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May 18, 2009

CRM Essay

The advent of modern information and telecommunication technologies has made a lot of the traditional mammoth task easier to apprehend, for example, the management of a huge database within a company. Certainly within the past decade, technologies have in a way enabled new management disciplines to materialise. These include customer relationship marketing (CRM); knowledge management (KM); information management (IM) and supply chain management (SCM). In the global environment that companies today operate, it is essential to develop a competitive advantage in all spheres of business processes whether is dealing with product sourcing or service marketing.

Today’s customers are fortunate lots where they are faced with multiple choices to choose from whether it is the purchase of cars, financial services and consumable items. It is therefore important to understand the needs of the customers in formulating any marketing plans. For example, the Egg financial services group undertook a study to gauge what the customers want before embarking on its financial services operation. The number of customers attracted doubled of its expectation within the first month of business. There is a distinct difference between the marketing espoused by Egg and the more traditional marketing that emphasize on Pricing, Product, Place and Promotion (4P). So what is the nature of marketing pursued by Egg and other likeminded companies? (more…)

May 14, 2009

Frankenstein Essay

In Mary Shelley’s Frankenstein, Mary Shelley brings up topics that are still an issue today. Even though the novel Frankenstein is over a hundred years old, there are still lessons that can be learned from the novel. Some of the issues that are brought up in the novel are the importance of family, disliking a person because they are different, and accountability for ones actions.

Society has always judged people on their physical appearance. If a person is something out of the ordinary then that person is automatically thought of as being weird. Society now, although more lenient than in Mary Shelley’s day, does not do well with things that are “different”. For example, in Mary Shelley’s time a guy having an earring or a women working were something’s that certain people did not do. While society as a whole has gotten more lenient there is always a set of standards that are considered “normal”. Sometimes society does not give a person time to prove him/herself before judging them. All to often in society a person gets judged by the way he/she talks, the clothing he/she wears or in what part of the city a person lives in. These are just a few examples. (more…)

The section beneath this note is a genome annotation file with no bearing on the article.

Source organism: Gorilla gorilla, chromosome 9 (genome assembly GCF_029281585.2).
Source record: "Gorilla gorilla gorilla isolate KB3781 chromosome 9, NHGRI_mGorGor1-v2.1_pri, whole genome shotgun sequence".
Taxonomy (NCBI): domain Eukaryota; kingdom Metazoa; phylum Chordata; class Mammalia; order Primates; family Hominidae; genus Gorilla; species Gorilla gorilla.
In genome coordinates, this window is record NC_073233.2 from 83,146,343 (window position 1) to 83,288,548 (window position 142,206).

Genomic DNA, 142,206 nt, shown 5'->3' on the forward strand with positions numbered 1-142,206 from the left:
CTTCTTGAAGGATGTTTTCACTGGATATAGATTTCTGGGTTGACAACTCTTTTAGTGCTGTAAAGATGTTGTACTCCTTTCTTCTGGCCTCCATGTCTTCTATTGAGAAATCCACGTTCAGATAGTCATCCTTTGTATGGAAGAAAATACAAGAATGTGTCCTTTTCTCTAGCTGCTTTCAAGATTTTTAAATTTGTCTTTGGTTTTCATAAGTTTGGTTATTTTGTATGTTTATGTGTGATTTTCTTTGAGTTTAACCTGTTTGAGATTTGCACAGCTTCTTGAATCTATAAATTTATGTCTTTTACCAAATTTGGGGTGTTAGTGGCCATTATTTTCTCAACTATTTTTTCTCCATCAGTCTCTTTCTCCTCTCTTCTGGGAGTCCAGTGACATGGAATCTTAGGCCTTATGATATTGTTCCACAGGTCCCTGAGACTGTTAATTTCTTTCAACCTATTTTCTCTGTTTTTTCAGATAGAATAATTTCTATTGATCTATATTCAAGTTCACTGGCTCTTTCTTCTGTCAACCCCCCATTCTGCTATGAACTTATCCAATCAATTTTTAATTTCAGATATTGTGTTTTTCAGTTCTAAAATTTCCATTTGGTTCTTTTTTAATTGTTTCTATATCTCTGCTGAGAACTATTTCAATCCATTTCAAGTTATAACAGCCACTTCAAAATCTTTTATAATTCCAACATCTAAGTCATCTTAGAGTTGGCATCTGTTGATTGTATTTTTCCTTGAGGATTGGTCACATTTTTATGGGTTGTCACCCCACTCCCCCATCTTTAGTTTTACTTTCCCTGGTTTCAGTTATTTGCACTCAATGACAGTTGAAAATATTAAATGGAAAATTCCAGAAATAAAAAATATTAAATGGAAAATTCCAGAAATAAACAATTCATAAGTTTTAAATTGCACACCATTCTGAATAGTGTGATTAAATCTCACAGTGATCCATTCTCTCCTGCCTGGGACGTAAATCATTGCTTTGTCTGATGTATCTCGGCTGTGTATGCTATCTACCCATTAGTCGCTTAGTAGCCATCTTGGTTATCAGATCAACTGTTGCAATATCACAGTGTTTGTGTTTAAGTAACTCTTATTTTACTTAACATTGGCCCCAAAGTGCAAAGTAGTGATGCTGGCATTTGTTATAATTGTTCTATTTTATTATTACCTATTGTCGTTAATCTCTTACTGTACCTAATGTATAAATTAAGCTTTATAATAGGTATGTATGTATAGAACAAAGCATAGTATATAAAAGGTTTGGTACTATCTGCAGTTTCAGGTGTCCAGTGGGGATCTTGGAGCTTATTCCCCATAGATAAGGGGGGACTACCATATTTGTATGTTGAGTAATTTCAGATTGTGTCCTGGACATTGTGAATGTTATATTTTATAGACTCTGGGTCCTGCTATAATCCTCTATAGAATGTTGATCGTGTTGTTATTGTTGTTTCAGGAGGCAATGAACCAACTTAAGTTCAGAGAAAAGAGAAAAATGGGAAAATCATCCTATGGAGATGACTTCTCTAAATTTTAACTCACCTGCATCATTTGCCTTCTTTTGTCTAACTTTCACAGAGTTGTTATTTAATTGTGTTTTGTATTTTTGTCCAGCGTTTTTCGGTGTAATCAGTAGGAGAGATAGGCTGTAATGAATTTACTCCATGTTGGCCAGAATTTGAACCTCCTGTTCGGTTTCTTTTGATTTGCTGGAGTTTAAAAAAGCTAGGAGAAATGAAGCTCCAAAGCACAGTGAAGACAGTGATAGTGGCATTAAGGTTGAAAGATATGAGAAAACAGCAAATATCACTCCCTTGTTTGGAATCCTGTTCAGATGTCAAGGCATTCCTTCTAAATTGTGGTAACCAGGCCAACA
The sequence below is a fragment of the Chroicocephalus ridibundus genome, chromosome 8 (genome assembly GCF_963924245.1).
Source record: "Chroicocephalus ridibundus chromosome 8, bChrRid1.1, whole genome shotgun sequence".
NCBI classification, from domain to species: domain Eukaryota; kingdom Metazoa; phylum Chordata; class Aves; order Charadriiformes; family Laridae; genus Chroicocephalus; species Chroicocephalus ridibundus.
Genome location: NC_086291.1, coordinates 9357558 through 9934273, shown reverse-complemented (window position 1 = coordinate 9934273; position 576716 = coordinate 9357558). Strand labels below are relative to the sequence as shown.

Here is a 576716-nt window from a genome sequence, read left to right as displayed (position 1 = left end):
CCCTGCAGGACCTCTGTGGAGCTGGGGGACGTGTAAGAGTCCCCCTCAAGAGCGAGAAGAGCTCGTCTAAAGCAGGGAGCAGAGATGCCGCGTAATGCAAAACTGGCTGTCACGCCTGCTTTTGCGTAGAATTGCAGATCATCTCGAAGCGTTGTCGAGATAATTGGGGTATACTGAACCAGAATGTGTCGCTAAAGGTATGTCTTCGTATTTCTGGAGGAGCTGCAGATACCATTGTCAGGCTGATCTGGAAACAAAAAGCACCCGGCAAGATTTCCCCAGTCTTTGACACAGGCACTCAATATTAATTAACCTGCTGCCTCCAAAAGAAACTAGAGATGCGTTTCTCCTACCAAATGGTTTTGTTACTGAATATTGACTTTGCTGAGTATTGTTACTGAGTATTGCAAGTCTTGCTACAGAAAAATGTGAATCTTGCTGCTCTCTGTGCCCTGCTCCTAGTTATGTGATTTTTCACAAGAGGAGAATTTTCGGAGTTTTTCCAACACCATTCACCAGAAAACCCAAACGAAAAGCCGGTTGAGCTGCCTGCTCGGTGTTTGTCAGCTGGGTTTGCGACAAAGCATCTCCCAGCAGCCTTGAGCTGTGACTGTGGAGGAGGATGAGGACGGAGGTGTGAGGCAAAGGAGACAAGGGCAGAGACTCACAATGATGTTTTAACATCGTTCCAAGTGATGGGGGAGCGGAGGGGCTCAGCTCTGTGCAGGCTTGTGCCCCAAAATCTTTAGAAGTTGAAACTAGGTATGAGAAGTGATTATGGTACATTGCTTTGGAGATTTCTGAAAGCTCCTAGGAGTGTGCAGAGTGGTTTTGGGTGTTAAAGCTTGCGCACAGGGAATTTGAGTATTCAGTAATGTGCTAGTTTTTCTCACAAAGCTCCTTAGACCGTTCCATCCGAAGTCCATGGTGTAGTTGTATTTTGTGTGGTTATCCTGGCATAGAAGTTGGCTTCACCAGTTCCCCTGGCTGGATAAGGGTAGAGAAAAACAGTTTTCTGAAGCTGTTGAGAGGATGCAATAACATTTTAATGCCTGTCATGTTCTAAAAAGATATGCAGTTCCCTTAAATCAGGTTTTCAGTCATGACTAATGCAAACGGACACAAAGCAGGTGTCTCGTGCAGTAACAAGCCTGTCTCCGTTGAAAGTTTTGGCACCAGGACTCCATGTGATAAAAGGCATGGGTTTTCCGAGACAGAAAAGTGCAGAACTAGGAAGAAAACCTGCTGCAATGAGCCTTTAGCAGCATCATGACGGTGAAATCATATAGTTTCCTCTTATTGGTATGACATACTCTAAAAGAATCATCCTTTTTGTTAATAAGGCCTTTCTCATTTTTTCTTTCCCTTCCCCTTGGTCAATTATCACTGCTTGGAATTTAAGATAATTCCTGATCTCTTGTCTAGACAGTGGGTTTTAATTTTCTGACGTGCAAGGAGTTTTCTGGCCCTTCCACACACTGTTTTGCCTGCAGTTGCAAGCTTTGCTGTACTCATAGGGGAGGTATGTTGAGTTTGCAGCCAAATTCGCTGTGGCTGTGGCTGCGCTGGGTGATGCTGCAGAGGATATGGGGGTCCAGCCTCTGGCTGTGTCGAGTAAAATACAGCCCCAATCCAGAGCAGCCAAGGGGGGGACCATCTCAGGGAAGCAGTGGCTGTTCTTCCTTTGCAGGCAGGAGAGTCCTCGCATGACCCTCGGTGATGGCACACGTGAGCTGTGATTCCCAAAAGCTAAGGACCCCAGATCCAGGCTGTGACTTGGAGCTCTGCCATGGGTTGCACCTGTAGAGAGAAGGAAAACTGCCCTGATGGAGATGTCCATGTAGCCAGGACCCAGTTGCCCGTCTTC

The Catcher in the Rye Essay

Since its publication in 1951, The Catcher in the Rye has received vociferous criticism because of its seeming foul language and poor role models. However, the so called foul language is only skin deep, and the importance of the issues addressed, including growing up, sex, death, responsibility for one’s actions, and life in general, outweighs the negative aspects. J.D. Salinger’s use foul language is more effective than plain language, and rather, helps convey Holden Caulfield’s true feelings. It is because The Catcher in the Rye is often misunderstood as a foul and vulgar book which portrays the life of a disturbed teenager that it has been unfairly censored. Because they have just reached the teenage threshold, and a higher level of maturity, students should be able to study The Catcher In The Rye starting in the eight grade.

When John Milton published Aeropagitica in 1644, it was the first major work arguing against censorship. Milton believed that censorship destroyed God’s purpose to let man exist, by denying the opportunity to let man express his views. Ironically, it was censored. Like Milton, Salinger’s challenge to current moral standards was censored. Salinger asserts that the teenage years are not easy ones. By censoring the novel, critics deny the difficulty of the teenage years. (more…)

May 13, 2009

Brave New World Essay

Imagine being asked the question, “What do you want to eat?” and spontaneously responding for a hamburger without being able to contemplate between the Mushroom Melt Burger and the Chicken Gratella Sandwich. Usually taken for granted, each individual in our society is capable of making this miniscule decision. In Huxley’s Brave New World, excessive government control leads to the elimination of choice from each individual by scientific procedures such as psychological and physical conditioning. Consequently, the society in this Brave New World looses all uniqueness and individuality due to their overpowering government.

“All conditioning aims at that: making people like their unescapable social destiny,”(Huxley,16) states the Director of this futuristic dictatorship. Attempting to optimize efficiency, this futuristic government utilizes conditioning to force the citizens to like what they have and reject what they do not have. “We also predestine and condition,” states Mr. Foster, “We decant our babies as socialized human beings, as Alphas or Epsilons, as future sewage workers…”(Huxley,13). Therefore, everyone happily works together to get things done. (more…)

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